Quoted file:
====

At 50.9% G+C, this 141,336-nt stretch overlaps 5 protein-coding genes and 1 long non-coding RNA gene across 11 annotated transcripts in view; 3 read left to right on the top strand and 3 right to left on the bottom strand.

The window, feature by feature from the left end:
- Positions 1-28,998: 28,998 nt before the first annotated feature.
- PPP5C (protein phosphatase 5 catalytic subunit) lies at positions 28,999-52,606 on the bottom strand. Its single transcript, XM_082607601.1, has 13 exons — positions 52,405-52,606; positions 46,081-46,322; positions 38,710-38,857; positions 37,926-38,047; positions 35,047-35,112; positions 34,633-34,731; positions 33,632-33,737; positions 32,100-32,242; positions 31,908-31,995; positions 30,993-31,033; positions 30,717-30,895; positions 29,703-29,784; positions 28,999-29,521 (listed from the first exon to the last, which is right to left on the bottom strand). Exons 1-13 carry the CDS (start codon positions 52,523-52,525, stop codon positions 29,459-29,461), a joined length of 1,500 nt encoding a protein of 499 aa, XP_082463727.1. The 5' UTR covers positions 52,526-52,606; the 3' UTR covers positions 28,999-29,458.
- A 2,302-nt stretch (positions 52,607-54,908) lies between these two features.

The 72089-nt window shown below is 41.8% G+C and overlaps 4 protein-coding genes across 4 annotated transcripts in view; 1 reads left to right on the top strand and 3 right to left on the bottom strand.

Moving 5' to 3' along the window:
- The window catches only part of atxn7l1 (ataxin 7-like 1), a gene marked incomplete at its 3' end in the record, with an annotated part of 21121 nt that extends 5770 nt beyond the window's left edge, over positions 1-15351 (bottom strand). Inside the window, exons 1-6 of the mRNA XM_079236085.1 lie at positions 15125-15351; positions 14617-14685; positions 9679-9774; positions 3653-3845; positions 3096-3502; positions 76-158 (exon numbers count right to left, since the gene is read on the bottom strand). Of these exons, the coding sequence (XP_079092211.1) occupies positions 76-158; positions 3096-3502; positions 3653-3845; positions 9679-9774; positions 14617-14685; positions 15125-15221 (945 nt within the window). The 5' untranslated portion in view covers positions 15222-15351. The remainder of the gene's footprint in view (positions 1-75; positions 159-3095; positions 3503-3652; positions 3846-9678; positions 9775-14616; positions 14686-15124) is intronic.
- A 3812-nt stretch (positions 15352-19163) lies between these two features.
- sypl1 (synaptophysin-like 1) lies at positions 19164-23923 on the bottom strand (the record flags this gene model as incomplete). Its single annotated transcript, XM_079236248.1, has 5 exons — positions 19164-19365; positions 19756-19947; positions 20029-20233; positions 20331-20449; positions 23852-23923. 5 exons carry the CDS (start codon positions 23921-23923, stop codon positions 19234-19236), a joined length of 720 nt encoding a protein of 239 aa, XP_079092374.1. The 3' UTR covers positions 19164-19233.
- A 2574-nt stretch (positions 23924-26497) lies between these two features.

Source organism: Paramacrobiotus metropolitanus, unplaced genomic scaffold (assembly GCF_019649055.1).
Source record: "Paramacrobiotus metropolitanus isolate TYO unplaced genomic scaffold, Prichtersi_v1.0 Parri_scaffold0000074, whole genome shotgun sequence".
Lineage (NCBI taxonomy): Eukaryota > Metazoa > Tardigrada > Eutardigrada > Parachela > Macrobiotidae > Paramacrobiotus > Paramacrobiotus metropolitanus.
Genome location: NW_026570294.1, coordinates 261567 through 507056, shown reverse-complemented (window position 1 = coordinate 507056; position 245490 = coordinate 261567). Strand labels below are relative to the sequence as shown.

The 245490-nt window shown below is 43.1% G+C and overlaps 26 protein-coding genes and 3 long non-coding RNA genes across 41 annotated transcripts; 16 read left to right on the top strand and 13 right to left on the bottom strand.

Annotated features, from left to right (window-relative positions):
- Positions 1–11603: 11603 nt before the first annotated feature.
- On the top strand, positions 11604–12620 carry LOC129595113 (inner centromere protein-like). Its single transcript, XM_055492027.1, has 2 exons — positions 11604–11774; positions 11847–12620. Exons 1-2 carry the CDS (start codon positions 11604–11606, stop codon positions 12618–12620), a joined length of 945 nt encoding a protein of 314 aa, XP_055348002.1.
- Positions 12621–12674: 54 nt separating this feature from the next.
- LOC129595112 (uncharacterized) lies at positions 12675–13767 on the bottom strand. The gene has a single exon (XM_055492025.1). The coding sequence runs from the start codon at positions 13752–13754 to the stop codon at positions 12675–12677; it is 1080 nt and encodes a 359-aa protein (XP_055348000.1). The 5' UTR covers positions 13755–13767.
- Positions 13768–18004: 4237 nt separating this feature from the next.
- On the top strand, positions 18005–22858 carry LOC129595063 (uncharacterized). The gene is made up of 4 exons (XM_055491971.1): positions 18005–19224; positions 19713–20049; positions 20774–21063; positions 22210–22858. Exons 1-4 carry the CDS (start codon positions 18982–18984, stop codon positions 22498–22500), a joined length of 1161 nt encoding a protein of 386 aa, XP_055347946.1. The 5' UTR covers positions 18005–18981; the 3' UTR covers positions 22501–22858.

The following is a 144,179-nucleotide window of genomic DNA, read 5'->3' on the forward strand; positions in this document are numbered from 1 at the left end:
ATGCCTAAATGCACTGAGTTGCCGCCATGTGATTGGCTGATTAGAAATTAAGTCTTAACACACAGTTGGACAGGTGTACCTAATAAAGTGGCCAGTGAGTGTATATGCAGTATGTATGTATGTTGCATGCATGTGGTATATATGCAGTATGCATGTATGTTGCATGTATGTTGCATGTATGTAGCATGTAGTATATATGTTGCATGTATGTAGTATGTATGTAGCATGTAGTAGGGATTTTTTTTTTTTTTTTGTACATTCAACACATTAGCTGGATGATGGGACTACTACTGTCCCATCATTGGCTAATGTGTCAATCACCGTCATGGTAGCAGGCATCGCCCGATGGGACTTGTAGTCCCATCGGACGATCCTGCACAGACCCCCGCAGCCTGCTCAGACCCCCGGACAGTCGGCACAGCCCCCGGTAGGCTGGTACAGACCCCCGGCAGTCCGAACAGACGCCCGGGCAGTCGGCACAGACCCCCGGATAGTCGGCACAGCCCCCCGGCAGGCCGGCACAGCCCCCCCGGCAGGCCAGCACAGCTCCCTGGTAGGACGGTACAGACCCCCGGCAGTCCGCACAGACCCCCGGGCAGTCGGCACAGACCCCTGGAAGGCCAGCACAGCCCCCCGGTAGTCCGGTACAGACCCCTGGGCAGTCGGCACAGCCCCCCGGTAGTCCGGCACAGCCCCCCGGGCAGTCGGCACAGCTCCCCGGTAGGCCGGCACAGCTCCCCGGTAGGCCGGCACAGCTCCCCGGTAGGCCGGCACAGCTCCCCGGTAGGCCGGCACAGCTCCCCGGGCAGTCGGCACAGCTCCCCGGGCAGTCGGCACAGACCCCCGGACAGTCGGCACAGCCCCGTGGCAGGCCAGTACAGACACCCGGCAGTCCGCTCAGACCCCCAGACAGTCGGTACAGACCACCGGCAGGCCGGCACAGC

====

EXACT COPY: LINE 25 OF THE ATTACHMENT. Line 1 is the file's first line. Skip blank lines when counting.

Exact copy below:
ATGCCTAAATGCACTGAGTTGCCGCCATGTGATTGGCTGATTAGAAATTAAGTCTTAACACACAGTTGGACAGGTGTACCTAATAAAGTGGCCAGTGAGTGTATATGCAGTATGTATGTATGTTGCATGCATGTGGTATATATGCAGTATGCATGTATGTTGCATGTATGTTGCATGTATGTAGCATGTAGTATATATGTTGCATGTATGTAGTATGTATGTAGCATGTAGTAGGGATTTTTTTTTTTTTTTTGTACATTCAACACATTAGCTGGATGATGGGACTACTACTGTCCCATCATTGGCTAATGTGTCAATCACCGTCATGGTAGCAGGCATCGCCCGATGGGACTTGTAGTCCCATCGGACGATCCTGCACAGACCCCCGCAGCCTGCTCAGACCCCCGGACAGTCGGCACAGCCCCCGGTAGGCTGGTACAGACCCCCGGCAGTCCGAACAGACGCCCGGGCAGTCGGCACAGACCCCCGGATAGTCGGCACAGCCCCCCGGCAGGCCGGCACAGCCCCCCCGGCAGGCCAGCACAGCTCCCTGGTAGGACGGTACAGACCCCCGGCAGTCCGCACAGACCCCCGGGCAGTCGGCACAGACCCCTGGAAGGCCAGCACAGCCCCCCGGTAGTCCGGTACAGACCCCTGGGCAGTCGGCACAGCCCCCCGGTAGTCCGGCACAGCCCCCCGGGCAGTCGGCACAGCTCCCCGGTAGGCCGGCACAGCTCCCCGGTAGGCCGGCACAGCTCCCCGGTAGGCCGGCACAGCTCCCCGGTAGGCCGGCACAGCTCCCCGGGCAGTCGGCACAGCTCCCCGGGCAGTCGGCACAGACCCCCGGACAGTCGGCACAGCCCCGTGGCAGGCCAGTACAGACACCCGGCAGTCCGCTCAGACCCCCAGACAGTCGGTACAGACCACCGGCAGGCCGGCACAGC